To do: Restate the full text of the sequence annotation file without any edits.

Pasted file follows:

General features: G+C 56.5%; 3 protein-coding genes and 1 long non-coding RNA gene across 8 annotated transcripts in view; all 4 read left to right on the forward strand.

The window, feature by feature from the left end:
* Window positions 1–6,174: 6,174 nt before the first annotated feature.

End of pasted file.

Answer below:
General features: G+C 56.5%; 3 protein-coding genes and 1 long non-coding RNA gene across 8 annotated transcripts in view; all 4 read left to right on the forward strand.

The window, feature by feature from the left end:
* Window positions 1–6,174: 6,174 nt before the first annotated feature.